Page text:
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The Eutetrapleura interradialia are materialized in the Tetracorallia (also known as Rugosa). They are extinct corals (?Cambrian--Lower Trias). The skeleton of a single rugose coral is more or less conical and contains a polyp. It is radially partitioned by septa, which also are skeletal elements and which reflect the global structure of the polyp. See the next Figure.
Figure 1. (d) Amplexizaphrentis (Carboniferous) with part of epitheca removed (ca. x 2). (e) septal emplacement shown by serial sections taken through marked level.
C cardinal septum, K counter septum, KL counter-lateral septa, A alar septa.
( After CLARKSON, E., 1980, Invertebrate Palaeontology and Evolution)
Because the younger skeletal features of the developing coral are not resorbed, they remain visible in transverse sections, documenting in this way the development of the septa. See next Figures.
Figure 2. Diagram of the septal emplacement in a Tetracorallia calyx representing a developmental (concerning individual development) stage comparable to the fifth stage depicted in the previous Figure. 1, 2, 3 Primary septa. C Cardinal septum.
K counter septum. A alar septa. a, b, c secondary septa.
Figure 2a. The same as above. The four a n t i m e r s are indicated by colors. The upper left and right antimers are symmetrically equal, they differ from the lower left and right antimers which are also symmetrically equal. The directional axes are interradial. The main axis of the coral is heteropolar. So the b a s i c f o r m of the coral is that of the Eutetrapleura interradialia.
The situation in the above Figure, concerning septal emplacement in Tetracorallia, is such that the second directional axis (and also the directional plane in which it is contained), i.e. the left-right axis, is bent. This is however immaterial and we interpret this configuration according to the next Figure :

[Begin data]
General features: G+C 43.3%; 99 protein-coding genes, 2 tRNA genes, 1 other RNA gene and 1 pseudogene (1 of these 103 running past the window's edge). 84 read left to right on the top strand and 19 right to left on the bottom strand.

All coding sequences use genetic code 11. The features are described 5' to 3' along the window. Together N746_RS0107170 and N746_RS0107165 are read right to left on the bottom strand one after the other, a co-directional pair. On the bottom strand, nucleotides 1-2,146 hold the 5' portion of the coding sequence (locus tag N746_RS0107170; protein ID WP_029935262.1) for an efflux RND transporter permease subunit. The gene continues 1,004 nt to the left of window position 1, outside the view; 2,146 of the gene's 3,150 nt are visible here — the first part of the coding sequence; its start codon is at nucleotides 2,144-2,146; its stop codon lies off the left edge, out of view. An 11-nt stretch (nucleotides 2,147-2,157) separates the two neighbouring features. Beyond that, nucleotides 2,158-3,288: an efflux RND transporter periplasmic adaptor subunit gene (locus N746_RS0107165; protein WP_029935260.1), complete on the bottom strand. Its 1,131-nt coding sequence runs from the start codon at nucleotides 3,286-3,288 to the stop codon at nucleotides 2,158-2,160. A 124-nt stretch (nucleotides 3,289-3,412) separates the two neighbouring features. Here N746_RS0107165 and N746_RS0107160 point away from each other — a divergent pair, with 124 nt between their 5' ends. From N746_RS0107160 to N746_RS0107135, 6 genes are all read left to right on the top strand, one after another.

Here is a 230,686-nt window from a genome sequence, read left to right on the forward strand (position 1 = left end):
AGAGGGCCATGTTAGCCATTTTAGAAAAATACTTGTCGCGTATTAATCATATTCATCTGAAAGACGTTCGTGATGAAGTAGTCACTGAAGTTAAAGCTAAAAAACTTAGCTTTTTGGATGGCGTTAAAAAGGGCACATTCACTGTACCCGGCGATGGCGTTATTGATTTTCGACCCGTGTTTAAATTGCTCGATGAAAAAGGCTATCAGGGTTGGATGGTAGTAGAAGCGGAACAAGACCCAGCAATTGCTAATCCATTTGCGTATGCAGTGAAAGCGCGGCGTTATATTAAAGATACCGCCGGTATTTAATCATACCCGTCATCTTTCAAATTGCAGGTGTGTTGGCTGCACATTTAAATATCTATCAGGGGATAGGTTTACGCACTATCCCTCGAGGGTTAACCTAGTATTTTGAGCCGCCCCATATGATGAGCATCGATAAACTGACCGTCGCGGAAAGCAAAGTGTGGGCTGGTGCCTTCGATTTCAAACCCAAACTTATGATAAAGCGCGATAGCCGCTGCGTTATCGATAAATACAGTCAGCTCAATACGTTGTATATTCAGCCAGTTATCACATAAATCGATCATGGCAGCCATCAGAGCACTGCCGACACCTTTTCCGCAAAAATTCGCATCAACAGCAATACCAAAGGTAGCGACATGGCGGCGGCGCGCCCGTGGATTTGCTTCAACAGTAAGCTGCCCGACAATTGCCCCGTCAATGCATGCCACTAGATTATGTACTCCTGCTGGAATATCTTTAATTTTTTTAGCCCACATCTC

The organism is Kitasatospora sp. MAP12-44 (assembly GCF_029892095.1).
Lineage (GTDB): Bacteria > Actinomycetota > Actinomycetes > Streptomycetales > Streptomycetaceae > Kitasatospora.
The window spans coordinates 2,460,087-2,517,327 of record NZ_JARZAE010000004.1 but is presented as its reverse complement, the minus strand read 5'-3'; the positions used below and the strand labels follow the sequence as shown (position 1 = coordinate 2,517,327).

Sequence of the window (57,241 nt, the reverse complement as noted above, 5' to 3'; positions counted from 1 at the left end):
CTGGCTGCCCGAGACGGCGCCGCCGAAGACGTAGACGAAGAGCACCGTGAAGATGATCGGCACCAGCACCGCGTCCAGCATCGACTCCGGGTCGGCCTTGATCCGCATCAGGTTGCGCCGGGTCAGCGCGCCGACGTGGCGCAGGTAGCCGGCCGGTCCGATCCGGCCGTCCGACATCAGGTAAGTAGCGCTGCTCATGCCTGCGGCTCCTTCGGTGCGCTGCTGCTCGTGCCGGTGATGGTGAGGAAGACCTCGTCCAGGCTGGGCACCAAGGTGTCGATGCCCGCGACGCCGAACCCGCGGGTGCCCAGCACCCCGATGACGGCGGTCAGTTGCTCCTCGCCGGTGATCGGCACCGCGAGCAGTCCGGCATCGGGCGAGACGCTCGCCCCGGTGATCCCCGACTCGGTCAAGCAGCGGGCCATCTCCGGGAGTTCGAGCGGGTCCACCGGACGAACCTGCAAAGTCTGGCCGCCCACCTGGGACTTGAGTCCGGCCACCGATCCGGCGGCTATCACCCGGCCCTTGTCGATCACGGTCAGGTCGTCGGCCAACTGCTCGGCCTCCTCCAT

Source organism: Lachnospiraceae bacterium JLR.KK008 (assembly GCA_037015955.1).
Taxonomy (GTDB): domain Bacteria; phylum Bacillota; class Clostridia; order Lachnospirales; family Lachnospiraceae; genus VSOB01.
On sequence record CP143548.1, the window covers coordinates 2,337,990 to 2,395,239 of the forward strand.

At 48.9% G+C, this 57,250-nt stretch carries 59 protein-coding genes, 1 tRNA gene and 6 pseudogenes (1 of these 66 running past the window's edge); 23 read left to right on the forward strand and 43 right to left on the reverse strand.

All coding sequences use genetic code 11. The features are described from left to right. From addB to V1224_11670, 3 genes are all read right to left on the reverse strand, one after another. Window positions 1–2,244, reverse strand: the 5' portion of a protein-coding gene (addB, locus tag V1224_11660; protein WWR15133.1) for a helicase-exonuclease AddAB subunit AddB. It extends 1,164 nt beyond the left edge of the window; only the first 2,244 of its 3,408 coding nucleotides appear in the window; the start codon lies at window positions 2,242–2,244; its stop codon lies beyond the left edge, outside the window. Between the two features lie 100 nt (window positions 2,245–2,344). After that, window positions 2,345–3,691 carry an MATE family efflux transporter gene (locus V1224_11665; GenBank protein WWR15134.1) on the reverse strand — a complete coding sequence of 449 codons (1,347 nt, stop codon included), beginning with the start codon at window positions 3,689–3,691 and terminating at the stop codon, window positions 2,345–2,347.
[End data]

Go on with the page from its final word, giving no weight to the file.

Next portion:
Figure 2b. Promorphological assessment of the situation (regarding Tetracorallia) of Figure 2a : Depicted is the base of the trapezoid-pyramid representing the Eutetrapleura interradialia. Four antimers. The directional axes, represented by red (straight) lines, are interradial.
When the rugose coral Amplexizaphrentis (See especially Figure 1) is very young a single proseptum (i.e. a primary septum) divides it, soon becoming separated into cardinal (C) and counter (K) prosepta. Two other of prosepta follow : the alar (A) adjacent to the cardinal septum, and the counter-lateral (KL) (3 in Figure 2 and 2a). Even at this stage some bilaterality is evident, which becomes more pronounced when the metasepta (secondary septa) are inserted in four quadrants only, on the 'cardinal' side of the alar and counter-lateral septa. Through differential growth the counter-lateral and alar septa move towards the counter septum to make room for new metasepta. Eventually, when more metasepta have been inserted, short minor septa (second-order metasepta) are laid down between the first-order metasepta. Around the cardinal septum there is a cardinal fossula where metasepta are not inserted, and especially during the intermediate growth stages there are lateral (alar) fossulae as well. These are visible in the adult Amplexizaphrentis, but in large Rugosa where the major and minor septa have proliferated greatly the fossulae are so compressed as to be hard to distinguish (CLARKSON, Op. cit.).
The counter-lateral septa do not, in later stadia, distinguish themselves from the subsequent septa. The addition of subsequent septa is not regularly cyclical, but in such a way that in the quadrants between the alar septum and cardinal septum the new septa, as they extend from the margin, diverge from the cardinal septum and converge towards the alar septa (See Figure 2). In the quadrants between the alar septa and counter septum (in fact between the alar septa and the counter-lateral septum) they always diverge from the alar and converge to the counter septum (in fact to the counter-lateral septa). The result is a feather-like positioning : a complete feather at the cardinal septum and half a feather at the alar septa. In virtue of intercalation of more septa, and in many forms also in virtue of division, originates a not wholly regular feather-like positioning ( POMPECKJ, J., in Handwörterbuch der Naturwissenschaften, 1912, Volume II ).
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